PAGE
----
Flight Rating: 3 ½ out of 5

This rocket is fun to fly, even in a light breeze. I like the idea of a balloon rocket, but it needs a slightly stronger balloon. It's fairly simple to build, but some parts could be a little tighter or a little looser. The fact that it doesn't need finishing is a plus. Another plus is that this rocket can be flown on fairly small fields. It needs a bigger parachute, the 12" 'chute doesn't cut it. The D class motor is cool, though. If somebody could devise a better launcher, that would be good. Overall, I'd recommend this rocket because it's the kind of thing that makes people go "wow".

Overall Rating: 4 ½ out of 5

(by Glenn Roth [Who's Who Page] - 08/08/08)

This is a large rocket that uses a mylar balloon as its airframe (like a blimp), is powered by a 24mm motor, and recovers by parachute.

Estes The Dude

There is no body tube or payload, just an inflatable mylar balloon, and 4 fins. It uses a right angle motor mount for chute and motor with a monofilament line coming from the nose ring down to the parachute on the outside of the rocket.

Construction is sort of simple. The fin assembly snapped together and was difficult to put together, however, you do only have to do it once and glue it together. It has been launched a couple of times and survived, but the silver treatment on the mylar is coming off.

Nothing to finish. It looks impressive.

Construction Rating: 3 ½ out of 5

There is only one recommended motor, the D12-3. Prep is easy, uses wadding and a "lock ring" for motor retention. It flew like a rocket powered balloon and relatively straight.

Flight Rating: 3 ½ out of 5

PROs: Very impressive to watch.

CONs: It takes a "soda straw" to deflate and about 4 hours!

Overall Rating: 3 out of 5

[Submit your Opinion]

08/03 - "I think this is a good rocket. I'm probably not going to fly it because Estes just discontinued it. :(" (J.R.)

07/02 - "I got a DUDE! for Christmas in 2001, and just got a chance to fly it this month. I decided to use a Aerotech F12, as I didn't think the D12 would do. I had to tightly friction fit the RMS case into the DUDE! motor mount. There was no wind so it flew nice, straight and high on a pillar of black smoke. Everyone at the launch was laughing at the sight of this metallic Hindenburg floating back to the ground. I flew it once more, and the recovery resulted in a pin hole. The DUDE! is dead for now. If you have a DUDE!, I would suggest at least one flight on an F12. Make sure you use the parachute! We wouldn't want anyone getting hurt...." (T.A.M)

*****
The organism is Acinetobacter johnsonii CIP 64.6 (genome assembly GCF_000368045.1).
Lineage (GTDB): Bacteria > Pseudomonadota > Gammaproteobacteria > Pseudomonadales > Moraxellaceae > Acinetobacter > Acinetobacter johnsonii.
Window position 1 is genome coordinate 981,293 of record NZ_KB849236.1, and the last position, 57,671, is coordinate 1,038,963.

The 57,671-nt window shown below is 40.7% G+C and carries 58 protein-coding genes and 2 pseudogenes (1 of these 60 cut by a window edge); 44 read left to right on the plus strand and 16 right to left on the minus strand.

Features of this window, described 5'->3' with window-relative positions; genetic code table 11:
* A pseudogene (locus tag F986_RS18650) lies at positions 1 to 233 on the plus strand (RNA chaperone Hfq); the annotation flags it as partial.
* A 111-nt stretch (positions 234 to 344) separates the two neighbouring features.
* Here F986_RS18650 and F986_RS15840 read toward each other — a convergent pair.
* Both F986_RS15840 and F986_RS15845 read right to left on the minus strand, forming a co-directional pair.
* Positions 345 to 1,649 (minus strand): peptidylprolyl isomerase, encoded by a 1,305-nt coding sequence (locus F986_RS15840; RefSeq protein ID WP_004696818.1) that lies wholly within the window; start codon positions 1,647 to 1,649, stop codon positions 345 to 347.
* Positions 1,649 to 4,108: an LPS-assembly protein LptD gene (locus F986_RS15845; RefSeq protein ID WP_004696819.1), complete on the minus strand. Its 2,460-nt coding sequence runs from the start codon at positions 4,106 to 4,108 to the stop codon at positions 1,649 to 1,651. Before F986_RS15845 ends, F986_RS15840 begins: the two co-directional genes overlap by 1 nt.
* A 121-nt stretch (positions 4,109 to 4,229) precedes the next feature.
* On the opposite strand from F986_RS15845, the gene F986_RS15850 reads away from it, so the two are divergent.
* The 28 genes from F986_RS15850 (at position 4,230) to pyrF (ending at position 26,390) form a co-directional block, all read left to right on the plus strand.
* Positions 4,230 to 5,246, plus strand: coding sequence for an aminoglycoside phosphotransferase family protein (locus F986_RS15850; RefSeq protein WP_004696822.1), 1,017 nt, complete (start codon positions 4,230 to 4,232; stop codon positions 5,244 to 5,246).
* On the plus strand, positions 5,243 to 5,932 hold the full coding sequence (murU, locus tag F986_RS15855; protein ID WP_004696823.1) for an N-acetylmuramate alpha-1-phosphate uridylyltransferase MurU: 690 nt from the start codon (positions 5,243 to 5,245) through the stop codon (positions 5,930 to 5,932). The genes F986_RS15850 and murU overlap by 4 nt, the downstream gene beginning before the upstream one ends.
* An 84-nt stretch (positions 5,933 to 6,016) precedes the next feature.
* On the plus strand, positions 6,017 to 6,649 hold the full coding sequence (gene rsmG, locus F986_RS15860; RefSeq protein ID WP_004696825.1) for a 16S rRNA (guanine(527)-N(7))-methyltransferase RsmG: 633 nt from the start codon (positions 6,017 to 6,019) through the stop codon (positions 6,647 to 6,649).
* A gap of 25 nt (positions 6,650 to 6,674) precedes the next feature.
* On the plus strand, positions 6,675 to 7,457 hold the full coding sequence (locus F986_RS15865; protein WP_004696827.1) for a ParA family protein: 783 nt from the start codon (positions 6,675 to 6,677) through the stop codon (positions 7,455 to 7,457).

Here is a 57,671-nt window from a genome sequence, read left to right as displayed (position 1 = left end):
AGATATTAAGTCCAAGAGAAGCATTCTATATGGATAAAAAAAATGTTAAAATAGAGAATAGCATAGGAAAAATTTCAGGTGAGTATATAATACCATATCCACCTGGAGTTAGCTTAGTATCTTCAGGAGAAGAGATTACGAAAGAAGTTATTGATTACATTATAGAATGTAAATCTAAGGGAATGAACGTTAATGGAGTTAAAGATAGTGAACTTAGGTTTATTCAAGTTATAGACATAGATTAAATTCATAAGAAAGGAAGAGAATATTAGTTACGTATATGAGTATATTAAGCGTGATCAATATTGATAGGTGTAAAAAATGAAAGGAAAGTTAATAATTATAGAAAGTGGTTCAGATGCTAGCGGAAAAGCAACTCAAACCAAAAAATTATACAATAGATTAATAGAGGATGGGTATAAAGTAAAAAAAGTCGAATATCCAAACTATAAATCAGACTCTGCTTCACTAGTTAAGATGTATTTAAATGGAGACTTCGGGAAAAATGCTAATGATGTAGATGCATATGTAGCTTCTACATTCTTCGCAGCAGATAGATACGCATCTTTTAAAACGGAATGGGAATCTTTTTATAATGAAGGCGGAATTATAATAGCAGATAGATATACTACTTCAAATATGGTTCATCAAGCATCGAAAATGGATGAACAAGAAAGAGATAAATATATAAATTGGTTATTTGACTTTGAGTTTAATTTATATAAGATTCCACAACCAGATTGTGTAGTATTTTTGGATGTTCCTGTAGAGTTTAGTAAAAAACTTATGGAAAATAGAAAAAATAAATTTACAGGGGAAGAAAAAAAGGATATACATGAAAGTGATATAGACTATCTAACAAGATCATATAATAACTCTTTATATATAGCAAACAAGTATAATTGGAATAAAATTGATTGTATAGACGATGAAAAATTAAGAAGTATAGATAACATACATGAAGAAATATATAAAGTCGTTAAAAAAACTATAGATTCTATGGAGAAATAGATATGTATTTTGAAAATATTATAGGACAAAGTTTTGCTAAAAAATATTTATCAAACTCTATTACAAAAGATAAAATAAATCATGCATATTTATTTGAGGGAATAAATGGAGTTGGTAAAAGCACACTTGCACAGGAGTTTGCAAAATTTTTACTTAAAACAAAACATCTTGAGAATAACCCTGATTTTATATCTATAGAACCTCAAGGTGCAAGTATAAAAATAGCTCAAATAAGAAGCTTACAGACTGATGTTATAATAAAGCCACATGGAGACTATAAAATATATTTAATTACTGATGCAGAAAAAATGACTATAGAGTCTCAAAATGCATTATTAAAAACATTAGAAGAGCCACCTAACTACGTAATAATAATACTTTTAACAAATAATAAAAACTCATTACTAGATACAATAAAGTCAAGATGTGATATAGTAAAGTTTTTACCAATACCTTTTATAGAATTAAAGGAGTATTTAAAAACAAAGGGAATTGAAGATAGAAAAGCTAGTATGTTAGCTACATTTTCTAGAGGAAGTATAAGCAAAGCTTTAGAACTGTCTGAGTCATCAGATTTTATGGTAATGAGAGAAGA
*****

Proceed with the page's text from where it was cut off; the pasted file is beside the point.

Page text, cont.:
07/02 - "I have to respectfully disagree with the negative comments entered so far about "The Dude". First of all, it’s not an ordinary rocket. If the wind is blowing, don't fly it! In windless, or nearly so, conditions the supplied rod/deflector works fine. This rocket in flight is a real attention grabber as well. Be careful packing the chute, if it fully deploys properly the rocket will descend near horizontally rather than one end hitting the ground first and absorbing all the impact. I hear leaks can easily be fixed with clear tape, I have had no leaks as of yet so I can't vouch for that personally. I also hear that Estes will send a new "balloon" if you call the number listed in the instructions. Very impressive, fun to fly (especially for kids) rocket when used as intended." (C.T.)

03/02 - "I just bought this rocket on Ebay last night, (it hasn't got here yet) and it sounds like Iím gonna have to buy the Estes E-pad anyway. I saw the E-pad just yesterday at the hobby store, it also has a 1/4 in. rod. What the heck were the Estes people thinking when they manufactured this one?! The rocket itself seems pretty okay, but how did they think a crappy little rod and plate was good enough for a launch pad. Well, if Estes is gonna monopolize this by making us have to buy the e-pad to safely launch this, I think they should join Microsoft! ;-)" ()

10/01 - "If this is an example of what we get when Estes design people "think outside the box", I suggest we find the lid and a good, strong lock. Thanks, but no thanks. Wait until you see one on deep closeout at Wal-Mart before you lay out any cash for one." (B.E.)

10/01 - "I think Estes should've called this one "The Dud" instead. Quite a bit of cash outlay for a rocket that only flies once and then melts. Might as well just make a rocket out of snow and cram a D12-3 into that!" (KRJ)

10/01 - "These reviews are right on the money. I highly agree that the stake and rod are virtually useless because they are. Mine bent like the palm trees that we have here in Southwest Florida. I have yet to fly mine because of this. I also agree that the assembled rocket is rather fragile. The controller was a nice addition because I really needed a new one. I would somewhat recommend this rocket or for another $25, you could buy a Maxi V-2 reissue." (D.B.Jr)

[Enter Rocket Specific Tip]

07/02 - "A couple of ideas for finding leaks: 1. Inflate partially and submerge it in a bathtub. Look for the bubbles. 2. Take a bowl of water and put a healthy dose of dishsoap in it. Take a paintbrush and paint onto the inflated balloon. It should cause bubbles in the soapy mixture where the leak is occurring" (J.H. )

[Enter Flight Log]
Date Name Motor Ejection/
Wind Notes
09-02-2001 Joe Cacciatore Est SU D12-3 Just Past (1-2sec) Calm - Great flight even though the rod supplied with the kit bends way too much. Lands and gets some minor cuts.